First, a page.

Joyce Winter murals
The murals were painted using washable, non-toxic acrylic paint.
Winter has painted murals in several schools in Menomonee Falls and exhibits regularly at art shows and fairs. She has attended Mount Mary College, Milwaukee Area Technical College, and the Layton School of Art, all in Milwaukee. Funding for the project was provided by a gift from the French Family Foundation to the Mead Public Library Foundation.
Kweku Andrews sculpture
"Life Cycle” is a 144-inch by 36-inch panel by Kweku Andrews of Ghana, Africa, the 1979-1980 Sheboygan community artist-in-residence. According to the artist, the panel relates three different ideas about life from birth to old age.
Panel One shows the life stage during which the baby becomes the center of the parents’ attention. Children are very important because they represent the future security of the family. The border decoration is a symbol of the security of the home; the pot of water represents the parents nursing the child; the plants are a symbol of a child who needs parents to grow.
Panel Two deals with the adolescent who leaves the home to start a new life. While the parents hate losing a child, they leave the child with advice, expecting the child to uphold the family dignity. The bent plant tied to a straight pole represents a child; the pole represents parents. The border design symbolizes the parental control over the family.
Panel Three portrays the last stage of life when children take care of their elderly parents. Children should support their elderly parents, just as the parents raised the child. The border design depicts human relations. The tree on the right represents the mature child with two cut branches: one a walking stick for the aged parents and the other to support the old house on the left. The old house represents the aged parents.
Lowell Grant sculptures
A plaque was dedicated in 1954 in memory of Frances L. Meyer, who was the head children’s librarian from 1911 until her death in 1951. Using memorial contributions, Los Angeles sculptor Lowell Grant was commissioned to create a work of art showing Miss Meyer during a story hour.
Another plaque, directly to the south of the Meyer plaque, was a Grant commission of a local family that was later donated to Mead Public Library by the family.
Grant won scholarships to 12 art schools in Seattle and Los Angeles. His work can be found in public buildings and private collections on the west coast. His primary interest in sculpting was work symbolizing children and families.
Murat Brierre sculpture
Soleil de Mon Pays means “sun of my country.” This is the creation of Murat Brierre, Haiti’s great sculptor. His basic tools are a forge, anvil and hand tools that allow him to cut and work old oil drums and other metals into pieces of sculpture. At the time he created this sculpture in the 1960s, the young sculptor worked in a small studio in his home outside of Port-au-Prince. While he often creates religious sculpture, he also depicts witty scenes from everyday life. This sculpture was part of a 1968 traveling exhibit, “The Sculpture of Haiti,” that visited the John Michael Kohler Arts Center. It was purchased for Mead Library.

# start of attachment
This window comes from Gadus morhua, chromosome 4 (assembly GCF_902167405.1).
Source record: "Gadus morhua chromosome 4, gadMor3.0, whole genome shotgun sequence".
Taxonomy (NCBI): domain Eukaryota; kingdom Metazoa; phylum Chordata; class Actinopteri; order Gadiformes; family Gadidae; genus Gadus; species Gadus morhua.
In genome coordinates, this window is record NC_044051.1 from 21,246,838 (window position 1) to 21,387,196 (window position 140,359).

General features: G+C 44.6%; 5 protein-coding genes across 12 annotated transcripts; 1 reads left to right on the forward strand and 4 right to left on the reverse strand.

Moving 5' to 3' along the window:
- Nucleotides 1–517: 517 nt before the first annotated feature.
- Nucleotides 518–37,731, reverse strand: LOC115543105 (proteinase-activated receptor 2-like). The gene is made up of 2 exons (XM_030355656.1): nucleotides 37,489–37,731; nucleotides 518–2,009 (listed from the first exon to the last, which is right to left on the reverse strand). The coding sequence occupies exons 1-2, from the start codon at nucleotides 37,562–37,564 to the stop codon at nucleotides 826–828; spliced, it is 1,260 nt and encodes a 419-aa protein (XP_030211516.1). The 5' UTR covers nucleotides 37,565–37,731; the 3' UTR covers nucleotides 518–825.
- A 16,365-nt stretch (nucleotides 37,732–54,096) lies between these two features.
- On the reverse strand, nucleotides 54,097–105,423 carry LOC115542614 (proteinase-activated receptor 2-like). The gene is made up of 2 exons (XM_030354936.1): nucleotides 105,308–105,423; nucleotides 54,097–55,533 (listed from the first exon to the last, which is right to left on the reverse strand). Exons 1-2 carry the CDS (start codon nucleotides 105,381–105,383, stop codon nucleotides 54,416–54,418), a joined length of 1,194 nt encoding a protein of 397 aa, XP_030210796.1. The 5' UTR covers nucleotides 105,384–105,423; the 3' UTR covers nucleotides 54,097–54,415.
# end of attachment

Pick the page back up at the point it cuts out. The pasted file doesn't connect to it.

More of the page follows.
America, Land of Many Cultures
Artists: Art Enrichment Students of Washington Elementary
Media: Tempera on Wood, sealed with clear acrylic
The Art Enrichment program was a before and after school program available for students in 4th and 5th grade in Music and Art. One of the semesters of studies in both areas focused on diversity of the American population. Mary Sommersberger, the Music Teacher, selected a variety of ethnic songs for the students to learn. Sherril Vandenberg, the Art Teacher, had students research the native dress of a variety of children from around the world. The diverse population of Washington Elementary was the starting place. Each student designed their child from the research they had done. An end of the school year program was the culmination of the combined work. The Art Enrichment students performed songs from around the world and the new children were installed on the gym wall. Each year the program ended with the song “Weave Us Together” while the students wove the ribbons of a Maypole together. This tradition took place for several years.
Presented to the Mead Public Library from the Children of Washington Elementary School, August 2014.
Washington School closed June 2013.
Under the Sea
Artists: The 5th Grade Students of Washington Elementary
Media: Tempera Paint on Wood, sealed with clear acrylic
Graduating 5th grade classes designed their fish. Sherril Vandenberg, the Art Teacher, and Don Schinke, the North High Woodworking Teacher cut their designs out of wood. The students then painted their fish and they were added to many of the “aquariums” throughout the walls and entrances of Washington Elementary. Many 5th grade classes participated in creating this mural. Each graduating student left a part of themselves for students and families to enjoy for future years. These walls were disassembled and reconfigured for the Children’s Room of the Mead Public Library, with the help of Sherril Vandenberg, Kristine and Steven Wineland.
Presented to the Mead Public Library from the 5th grade students of Washington Elementary and the Sheboygan Area School District, July 2014. Washington Elementary closed June 2013.
Artist: Susan Gardels
Artist-in-Residence of the Sheboygan Area School District
Funded by the SASD and Community Contributions
Media: Acrylic Paint on Plywood
Presented to the Mead Public Library from the Children of Washington Elementary, the SASD Artist-in-Residence Committee and the Sheboygan Area School District, July 2014. Washington Elementary closed June 2013.